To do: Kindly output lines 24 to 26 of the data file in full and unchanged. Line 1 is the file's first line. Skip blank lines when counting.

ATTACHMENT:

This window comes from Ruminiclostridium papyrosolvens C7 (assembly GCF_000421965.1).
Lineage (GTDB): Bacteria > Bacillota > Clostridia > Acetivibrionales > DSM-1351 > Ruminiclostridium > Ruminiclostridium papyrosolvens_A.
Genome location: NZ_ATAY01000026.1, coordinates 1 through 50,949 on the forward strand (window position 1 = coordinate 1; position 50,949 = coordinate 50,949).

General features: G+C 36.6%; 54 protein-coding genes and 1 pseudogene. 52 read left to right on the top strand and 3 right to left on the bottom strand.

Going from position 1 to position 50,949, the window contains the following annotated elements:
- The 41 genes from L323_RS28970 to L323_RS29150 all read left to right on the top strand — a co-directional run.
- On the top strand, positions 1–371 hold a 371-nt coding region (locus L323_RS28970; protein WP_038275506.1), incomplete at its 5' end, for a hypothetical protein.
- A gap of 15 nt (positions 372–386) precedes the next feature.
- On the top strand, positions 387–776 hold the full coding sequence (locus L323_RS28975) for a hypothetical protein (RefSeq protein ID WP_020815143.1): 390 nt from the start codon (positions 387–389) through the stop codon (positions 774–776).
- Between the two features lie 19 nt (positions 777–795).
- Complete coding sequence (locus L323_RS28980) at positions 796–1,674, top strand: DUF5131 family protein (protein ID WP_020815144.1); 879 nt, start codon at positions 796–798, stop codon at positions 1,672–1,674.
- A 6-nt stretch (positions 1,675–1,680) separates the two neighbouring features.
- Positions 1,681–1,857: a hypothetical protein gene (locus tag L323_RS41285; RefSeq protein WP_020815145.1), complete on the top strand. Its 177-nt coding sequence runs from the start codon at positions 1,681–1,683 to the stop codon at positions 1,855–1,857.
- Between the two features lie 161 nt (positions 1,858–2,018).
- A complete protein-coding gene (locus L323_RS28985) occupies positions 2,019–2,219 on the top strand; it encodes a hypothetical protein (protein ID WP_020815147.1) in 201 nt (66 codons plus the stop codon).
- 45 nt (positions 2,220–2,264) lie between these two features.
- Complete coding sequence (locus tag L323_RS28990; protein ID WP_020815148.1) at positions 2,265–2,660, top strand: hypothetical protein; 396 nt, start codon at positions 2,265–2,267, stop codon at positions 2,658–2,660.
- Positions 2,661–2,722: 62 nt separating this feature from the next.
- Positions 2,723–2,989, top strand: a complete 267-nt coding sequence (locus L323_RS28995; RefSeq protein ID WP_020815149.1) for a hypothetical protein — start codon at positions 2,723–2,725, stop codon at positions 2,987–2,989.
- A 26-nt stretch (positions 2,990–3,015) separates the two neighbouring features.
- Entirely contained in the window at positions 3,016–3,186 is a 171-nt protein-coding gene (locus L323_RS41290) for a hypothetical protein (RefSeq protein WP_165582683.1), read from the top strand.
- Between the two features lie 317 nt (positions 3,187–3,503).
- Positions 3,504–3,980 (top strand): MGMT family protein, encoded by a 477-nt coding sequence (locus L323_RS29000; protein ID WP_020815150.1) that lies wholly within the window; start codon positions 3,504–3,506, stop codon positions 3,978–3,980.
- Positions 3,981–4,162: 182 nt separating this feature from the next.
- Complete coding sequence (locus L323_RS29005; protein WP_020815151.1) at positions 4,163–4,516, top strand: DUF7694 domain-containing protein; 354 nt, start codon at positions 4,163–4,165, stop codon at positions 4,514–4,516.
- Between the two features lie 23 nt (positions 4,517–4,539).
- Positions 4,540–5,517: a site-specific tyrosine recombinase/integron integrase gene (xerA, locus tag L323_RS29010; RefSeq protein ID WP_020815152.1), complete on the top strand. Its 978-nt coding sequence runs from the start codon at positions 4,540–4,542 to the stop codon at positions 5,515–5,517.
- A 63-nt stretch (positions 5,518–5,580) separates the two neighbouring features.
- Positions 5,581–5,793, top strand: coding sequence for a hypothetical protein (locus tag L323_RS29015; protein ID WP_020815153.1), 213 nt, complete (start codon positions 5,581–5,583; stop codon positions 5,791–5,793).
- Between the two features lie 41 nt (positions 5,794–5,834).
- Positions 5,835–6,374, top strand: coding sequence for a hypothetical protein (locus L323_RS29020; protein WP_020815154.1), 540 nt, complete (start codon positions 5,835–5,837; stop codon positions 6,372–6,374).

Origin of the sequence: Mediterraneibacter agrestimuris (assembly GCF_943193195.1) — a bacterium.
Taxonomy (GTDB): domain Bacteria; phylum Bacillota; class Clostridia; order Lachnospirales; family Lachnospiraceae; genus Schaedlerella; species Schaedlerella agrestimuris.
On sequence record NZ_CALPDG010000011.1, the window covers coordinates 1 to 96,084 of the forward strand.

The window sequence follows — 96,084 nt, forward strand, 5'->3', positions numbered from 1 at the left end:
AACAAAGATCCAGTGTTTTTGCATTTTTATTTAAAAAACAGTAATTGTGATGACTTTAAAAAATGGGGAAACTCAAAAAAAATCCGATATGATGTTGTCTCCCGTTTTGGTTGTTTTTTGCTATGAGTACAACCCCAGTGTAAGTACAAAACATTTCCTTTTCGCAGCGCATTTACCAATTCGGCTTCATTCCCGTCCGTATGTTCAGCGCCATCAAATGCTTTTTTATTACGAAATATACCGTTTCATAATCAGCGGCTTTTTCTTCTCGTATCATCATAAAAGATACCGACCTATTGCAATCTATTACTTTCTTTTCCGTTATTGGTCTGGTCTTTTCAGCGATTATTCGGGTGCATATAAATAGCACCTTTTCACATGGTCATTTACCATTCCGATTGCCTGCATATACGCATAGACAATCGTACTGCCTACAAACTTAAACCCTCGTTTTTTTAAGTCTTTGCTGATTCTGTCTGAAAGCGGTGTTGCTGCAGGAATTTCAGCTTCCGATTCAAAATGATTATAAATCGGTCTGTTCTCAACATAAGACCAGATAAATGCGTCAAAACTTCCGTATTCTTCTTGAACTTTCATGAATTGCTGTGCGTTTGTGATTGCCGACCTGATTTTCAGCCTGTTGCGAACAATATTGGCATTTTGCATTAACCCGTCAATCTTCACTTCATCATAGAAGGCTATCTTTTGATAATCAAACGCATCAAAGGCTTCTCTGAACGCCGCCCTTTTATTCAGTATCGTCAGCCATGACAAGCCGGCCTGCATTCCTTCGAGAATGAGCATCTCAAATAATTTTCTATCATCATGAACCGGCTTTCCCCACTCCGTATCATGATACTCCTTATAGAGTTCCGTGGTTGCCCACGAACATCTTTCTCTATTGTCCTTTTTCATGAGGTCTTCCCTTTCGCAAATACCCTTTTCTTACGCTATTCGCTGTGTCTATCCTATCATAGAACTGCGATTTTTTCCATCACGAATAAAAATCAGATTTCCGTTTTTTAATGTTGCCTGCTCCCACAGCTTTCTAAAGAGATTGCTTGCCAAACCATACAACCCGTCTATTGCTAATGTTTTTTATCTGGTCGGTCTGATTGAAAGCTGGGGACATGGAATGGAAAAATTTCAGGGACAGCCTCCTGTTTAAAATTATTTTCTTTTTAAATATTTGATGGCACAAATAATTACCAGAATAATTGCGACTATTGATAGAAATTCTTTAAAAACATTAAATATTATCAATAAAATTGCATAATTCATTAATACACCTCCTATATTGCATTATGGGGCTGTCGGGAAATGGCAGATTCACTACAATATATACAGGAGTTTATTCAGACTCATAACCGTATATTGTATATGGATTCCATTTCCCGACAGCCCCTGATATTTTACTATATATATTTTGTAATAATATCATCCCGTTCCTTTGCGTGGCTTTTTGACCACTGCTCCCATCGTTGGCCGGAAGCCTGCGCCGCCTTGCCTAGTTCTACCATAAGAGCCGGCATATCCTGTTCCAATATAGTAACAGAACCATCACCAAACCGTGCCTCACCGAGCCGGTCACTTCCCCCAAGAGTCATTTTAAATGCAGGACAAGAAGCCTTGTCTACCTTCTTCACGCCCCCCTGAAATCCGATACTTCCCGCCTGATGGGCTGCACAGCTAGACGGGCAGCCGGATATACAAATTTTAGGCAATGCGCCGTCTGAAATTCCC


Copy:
- Positions 3,981–4,162: 182 nt separating this feature from the next.
- Complete coding sequence (locus L323_RS29005; protein WP_020815151.1) at positions 4,163–4,516, top strand: DUF7694 domain-containing protein; 354 nt, start codon at positions 4,163–4,165, stop codon at positions 4,514–4,516.
- Between the two features lie 23 nt (positions 4,517–4,539).